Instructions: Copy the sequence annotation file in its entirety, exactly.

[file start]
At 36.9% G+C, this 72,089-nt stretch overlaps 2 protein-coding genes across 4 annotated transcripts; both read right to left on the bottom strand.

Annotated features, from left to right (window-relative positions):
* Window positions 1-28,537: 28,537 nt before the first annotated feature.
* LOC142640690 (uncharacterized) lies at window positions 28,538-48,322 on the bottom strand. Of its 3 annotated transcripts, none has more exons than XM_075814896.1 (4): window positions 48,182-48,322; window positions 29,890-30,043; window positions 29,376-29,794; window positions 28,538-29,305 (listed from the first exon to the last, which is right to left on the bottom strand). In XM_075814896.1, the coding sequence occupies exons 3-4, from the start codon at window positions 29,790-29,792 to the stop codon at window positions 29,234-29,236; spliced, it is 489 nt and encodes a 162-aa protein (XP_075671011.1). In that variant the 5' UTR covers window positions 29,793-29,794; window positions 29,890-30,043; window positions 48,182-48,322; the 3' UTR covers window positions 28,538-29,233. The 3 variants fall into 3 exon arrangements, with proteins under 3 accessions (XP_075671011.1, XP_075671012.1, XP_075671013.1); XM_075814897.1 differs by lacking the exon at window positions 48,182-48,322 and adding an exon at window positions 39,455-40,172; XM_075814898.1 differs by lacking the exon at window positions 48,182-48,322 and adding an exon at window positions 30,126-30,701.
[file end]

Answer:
At 36.9% G+C, this 72,089-nt stretch overlaps 2 protein-coding genes across 4 annotated transcripts; both read right to left on the bottom strand.

Annotated features, from left to right (window-relative positions):
* Window positions 1-28,537: 28,537 nt before the first annotated feature.
* LOC142640690 (uncharacterized) lies at window positions 28,538-48,322 on the bottom strand. Of its 3 annotated transcripts, none has more exons than XM_075814896.1 (4): window positions 48,182-48,322; window positions 29,890-30,043; window positions 29,376-29,794; window positions 28,538-29,305 (listed from the first exon to the last, which is right to left on the bottom strand). In XM_075814896.1, the coding sequence occupies exons 3-4, from the start codon at window positions 29,790-29,792 to the stop codon at window positions 29,234-29,236; spliced, it is 489 nt and encodes a 162-aa protein (XP_075671011.1). In that variant the 5' UTR covers window positions 29,793-29,794; window positions 29,890-30,043; window positions 48,182-48,322; the 3' UTR covers window positions 28,538-29,233. The 3 variants fall into 3 exon arrangements, with proteins under 3 accessions (XP_075671011.1, XP_075671012.1, XP_075671013.1); XM_075814897.1 differs by lacking the exon at window positions 48,182-48,322 and adding an exon at window positions 39,455-40,172; XM_075814898.1 differs by lacking the exon at window positions 48,182-48,322 and adding an exon at window positions 30,126-30,701.